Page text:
More Than Just Sushi: Japanese Cuisine For Beginners
Many people, when they decide to visit Japan for the first time, cite the culture, the history and the high technology as their primary motivations. However, these days, Japan is attracting an ever-increasing number of culinary thrill-seekers.
For an ardent foodie such as myself, Japan offers an amazing array of edible delights, but then again not everyone has a palate as readily pliable as mine. As the son of an accomplished chef, I’ve always adopted a “try anything once” kind of attitude when it comes to food.
However, not everyone can stomach such unconventional fare as raw jellyfish, grilled eel or squid cured in its own ink. These are all delicious by the way.
For the more delicate tummies out there, here are my top 5 foods for newcomers to Japan, which are a little easier to stomach for western tastes.
Yakitori, or grilled chicken to give it an approximate translation, is one of the most easily accessible and delicious foods in Japan. These little skewers come in a variety of sizes, flavours and textures, and are not limited to just chicken. In particular, I recommend Sasami. Sasami is a very lightly grilled chicken that maintains a white complexion and soft texture. For first timers, Sasami Cheese Yaki, will provide a familiar and delicious experience. Very simply it is chicken with cheese melted over the top, and garnished with some light herbs. The more adventurous among you may also wish to try the Sasami Ume Yaki. This is the same lightly grilled chicken with a sour plum and herb sauce lightly spread on top. It’s a personal favourite of mine. Tsukune is also a must try. These minced chicken meatballs on skewers can be enjoyed either with salt or a sweet sauce garnish. For the more calorie conscious among you, I recommend the salt, however the sauce is undeniably more tasty and distinctly Japanese.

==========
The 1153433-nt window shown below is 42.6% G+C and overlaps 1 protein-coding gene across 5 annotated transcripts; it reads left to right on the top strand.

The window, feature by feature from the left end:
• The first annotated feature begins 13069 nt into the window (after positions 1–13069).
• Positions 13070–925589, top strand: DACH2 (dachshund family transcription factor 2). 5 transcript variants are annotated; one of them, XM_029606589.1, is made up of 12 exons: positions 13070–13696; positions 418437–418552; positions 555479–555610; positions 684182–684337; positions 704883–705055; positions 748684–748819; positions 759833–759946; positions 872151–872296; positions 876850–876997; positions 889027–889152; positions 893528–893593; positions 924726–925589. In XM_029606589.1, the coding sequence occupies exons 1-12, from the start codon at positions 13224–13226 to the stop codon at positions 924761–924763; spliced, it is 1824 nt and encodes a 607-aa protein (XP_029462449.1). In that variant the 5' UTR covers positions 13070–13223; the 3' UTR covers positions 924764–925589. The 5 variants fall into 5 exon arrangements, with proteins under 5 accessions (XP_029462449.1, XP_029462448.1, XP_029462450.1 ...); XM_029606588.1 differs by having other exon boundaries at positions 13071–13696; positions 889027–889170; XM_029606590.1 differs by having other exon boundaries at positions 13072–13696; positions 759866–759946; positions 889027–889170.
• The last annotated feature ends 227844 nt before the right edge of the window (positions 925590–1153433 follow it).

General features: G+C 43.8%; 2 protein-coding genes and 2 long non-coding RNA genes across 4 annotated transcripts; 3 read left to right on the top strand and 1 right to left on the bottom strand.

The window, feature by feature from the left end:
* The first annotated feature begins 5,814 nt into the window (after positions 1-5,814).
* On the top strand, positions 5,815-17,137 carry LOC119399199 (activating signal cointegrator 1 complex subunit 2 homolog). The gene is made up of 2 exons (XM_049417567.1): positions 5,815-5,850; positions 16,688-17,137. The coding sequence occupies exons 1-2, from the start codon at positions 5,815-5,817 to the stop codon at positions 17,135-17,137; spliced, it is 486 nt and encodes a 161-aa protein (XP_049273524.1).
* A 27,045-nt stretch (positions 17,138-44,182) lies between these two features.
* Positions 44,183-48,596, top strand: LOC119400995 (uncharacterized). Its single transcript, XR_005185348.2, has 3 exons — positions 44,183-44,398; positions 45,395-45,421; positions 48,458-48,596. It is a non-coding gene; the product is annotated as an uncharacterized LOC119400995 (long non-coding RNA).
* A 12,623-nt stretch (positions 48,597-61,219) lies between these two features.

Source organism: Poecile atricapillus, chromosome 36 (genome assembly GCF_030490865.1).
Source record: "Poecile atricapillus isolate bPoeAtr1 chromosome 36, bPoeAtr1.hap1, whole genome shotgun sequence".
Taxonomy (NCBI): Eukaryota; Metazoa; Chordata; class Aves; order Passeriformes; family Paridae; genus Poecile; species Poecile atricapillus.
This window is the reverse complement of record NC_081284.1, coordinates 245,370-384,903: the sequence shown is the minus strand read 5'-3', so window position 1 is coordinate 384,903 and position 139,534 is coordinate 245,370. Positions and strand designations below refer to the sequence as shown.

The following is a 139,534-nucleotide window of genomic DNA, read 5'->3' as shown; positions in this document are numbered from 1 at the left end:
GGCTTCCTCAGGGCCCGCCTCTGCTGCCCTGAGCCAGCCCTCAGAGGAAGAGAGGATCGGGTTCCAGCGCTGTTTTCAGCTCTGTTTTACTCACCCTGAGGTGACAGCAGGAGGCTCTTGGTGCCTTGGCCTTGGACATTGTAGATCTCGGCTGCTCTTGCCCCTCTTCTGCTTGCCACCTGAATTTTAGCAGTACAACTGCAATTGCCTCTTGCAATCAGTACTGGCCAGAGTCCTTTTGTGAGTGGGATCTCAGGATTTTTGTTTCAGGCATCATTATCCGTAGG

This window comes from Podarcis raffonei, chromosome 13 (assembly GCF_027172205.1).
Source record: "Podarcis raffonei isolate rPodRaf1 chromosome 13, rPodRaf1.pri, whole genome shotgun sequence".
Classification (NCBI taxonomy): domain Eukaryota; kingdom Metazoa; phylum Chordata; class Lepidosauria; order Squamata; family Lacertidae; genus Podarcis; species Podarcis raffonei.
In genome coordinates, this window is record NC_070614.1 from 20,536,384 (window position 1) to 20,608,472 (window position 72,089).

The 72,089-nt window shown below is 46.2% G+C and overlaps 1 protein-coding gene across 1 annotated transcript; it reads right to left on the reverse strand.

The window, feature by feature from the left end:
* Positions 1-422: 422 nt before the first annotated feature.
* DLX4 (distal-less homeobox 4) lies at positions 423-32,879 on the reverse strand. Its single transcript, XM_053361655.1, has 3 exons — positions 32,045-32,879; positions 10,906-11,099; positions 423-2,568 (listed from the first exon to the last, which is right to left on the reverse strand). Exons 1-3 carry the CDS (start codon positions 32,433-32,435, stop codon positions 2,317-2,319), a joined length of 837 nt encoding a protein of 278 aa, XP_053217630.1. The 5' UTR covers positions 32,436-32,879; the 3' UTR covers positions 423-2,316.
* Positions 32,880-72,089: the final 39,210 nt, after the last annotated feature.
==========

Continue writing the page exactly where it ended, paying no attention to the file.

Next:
If you’ve read my previous article about my visit to Hiroshima, then you will already have some idea about my great appreciation for this fine dish. Falling somewhere between an omelette and a pancake in its consistency, okonomiyaki is a firm favourite among Japan’s visitors and locals alike. Like a great many of Japan’s more popular foods it is also subject to variation according to the region you happen to be staying in. Most famous amongst these variants are the Osaka and the Hiroshima style okonmiyaki. Firstly, I must state that both are delicious, and whichever you decide to go for, you’re in for a tasty treat. And it is here however that I must admit to some divided loyalties. Whilst I am a proud resident of Osaka, I have to say that when it comes to okonmiyaki, Hiroshima wins this particular battle. The main difference is in the composition of the okonomiyaki. Whereas in Osaka all the various ingredients are flung together in a mish-mash of noodles, meat, vegetables, eggs and sauce, in Hiroshima the various ingredients are organized into layers. From a connoisseur’s point of view, I find that this layering effect allows one to better sample the individual flavours and consistencies of each ingredient. Going out for okonomiyaki can also be a great cultural experience as some restaurants have special “teppan” hot tables that allow you to make your own okonomiyaki right there on the table. If you’re the type who prefers to be served rather than to serve, a number of restaurants also have a large teppan in their centre, where from the surrounding counters you can sit and watch the chef expertly slice, dice and cook your okonomiyaki right there in front of you.